Sony WH-1000XM5 Review: The Price Of More Clarity

  • Outstanding ANC performance
  • Clean, wide musical soundstage
  • Long battery life
  • More expensive than WH-1000XM4
  • Less practical design for travelers
  • No water resistance or USB-C audio

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With travel nearing pre-pandemic levels, and remote working showing no signs of going away for many people, active noise cancelling (ANC) headphones are arguably more relevant than ever before. The arrival of Sony's WH-1000XM5, then, is a big deal, not least because its predecessors have been widely credited with setting competitive fires under Bose and, in the process, kicking off a fresh round of wireless headphones wars. For 2022, the newest models raise the tech stakes and the price tag.

I'm a big fan of Sony's WH-1000XM series. The fourth-generation WH-1000XM4 headphones have been my go-to for travel since they launched at $349.99 in mid-2020; at the time they replaced their third-gen predecessors in my bag. Collectively they've logged hundreds of hours of use, much of that on flights, where they're prized as much for their ANC performance as their musical abilities.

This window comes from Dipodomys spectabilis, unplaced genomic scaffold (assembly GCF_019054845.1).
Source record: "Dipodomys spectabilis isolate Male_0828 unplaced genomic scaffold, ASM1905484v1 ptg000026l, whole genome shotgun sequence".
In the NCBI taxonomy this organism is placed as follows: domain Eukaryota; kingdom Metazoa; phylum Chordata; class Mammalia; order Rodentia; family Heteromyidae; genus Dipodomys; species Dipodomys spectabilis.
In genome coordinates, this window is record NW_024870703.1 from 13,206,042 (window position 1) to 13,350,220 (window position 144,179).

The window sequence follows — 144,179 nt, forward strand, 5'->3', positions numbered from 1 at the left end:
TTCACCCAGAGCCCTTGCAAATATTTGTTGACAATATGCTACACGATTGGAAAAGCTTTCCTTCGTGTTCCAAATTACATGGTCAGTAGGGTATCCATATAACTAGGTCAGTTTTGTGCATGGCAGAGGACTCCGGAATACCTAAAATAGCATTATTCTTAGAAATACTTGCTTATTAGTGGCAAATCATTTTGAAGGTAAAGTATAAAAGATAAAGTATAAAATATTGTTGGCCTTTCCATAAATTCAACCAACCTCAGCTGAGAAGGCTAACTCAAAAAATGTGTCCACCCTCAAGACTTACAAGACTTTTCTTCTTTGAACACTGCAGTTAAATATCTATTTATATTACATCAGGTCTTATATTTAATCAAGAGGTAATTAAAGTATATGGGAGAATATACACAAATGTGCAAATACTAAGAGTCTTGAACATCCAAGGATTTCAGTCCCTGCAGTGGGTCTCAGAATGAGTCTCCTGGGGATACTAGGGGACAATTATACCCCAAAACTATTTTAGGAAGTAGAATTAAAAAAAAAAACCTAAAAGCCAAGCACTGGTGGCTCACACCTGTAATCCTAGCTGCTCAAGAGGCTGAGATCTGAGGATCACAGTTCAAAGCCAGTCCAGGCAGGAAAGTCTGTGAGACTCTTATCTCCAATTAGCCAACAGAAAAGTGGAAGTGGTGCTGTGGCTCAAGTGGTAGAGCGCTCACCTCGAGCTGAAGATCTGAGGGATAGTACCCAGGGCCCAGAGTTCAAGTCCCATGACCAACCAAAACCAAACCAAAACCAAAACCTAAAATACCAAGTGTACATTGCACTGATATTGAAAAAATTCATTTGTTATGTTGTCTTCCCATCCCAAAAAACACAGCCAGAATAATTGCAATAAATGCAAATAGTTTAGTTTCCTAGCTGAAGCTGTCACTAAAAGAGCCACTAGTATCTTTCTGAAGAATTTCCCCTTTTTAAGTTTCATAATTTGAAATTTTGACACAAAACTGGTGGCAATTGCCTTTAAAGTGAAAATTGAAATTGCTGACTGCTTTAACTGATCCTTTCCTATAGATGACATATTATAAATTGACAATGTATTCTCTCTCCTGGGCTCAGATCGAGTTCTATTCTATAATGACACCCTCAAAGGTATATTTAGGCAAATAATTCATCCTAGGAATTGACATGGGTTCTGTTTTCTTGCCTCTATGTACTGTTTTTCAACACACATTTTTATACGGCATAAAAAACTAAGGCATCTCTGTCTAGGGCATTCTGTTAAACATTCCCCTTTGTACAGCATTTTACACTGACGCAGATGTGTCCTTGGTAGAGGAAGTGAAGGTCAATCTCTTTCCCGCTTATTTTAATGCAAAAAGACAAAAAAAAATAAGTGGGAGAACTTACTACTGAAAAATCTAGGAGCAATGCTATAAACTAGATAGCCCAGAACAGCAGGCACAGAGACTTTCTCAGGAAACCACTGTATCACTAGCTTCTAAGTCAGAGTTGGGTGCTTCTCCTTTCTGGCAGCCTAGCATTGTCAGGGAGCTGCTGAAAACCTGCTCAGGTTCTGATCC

A whole new style

Unexpectedly, the $399.99 WH-1000XM5 throw out the design language Sony has used for the past few years. Rather than the fairly chunky headband with its broad hinges and microphones highlighted with metal trim, Sony switched to something a little slimmer and more subtle. They're about the same weight — 250 grams versus 254 grams for the 1000XM4 — but they feel sleeker, while the wider ear cup padding helps spread the weight a little better.

My muscle memory isn't challenged: The physical buttons for power and ANC modes are still in the same place on the lower edge of the left ear cup, while the right cup's outer surface is still a touch-sensitive pad for playback and call controls. You also get Google Assistant and Amazon Alexa baked-in, and support for Sony's 360 Reality Audio, though to be honest I suspect you're like me and really are only concerned about two things. Active noise cancellation and music performance.

Active Noise Cancellation feels a little more magical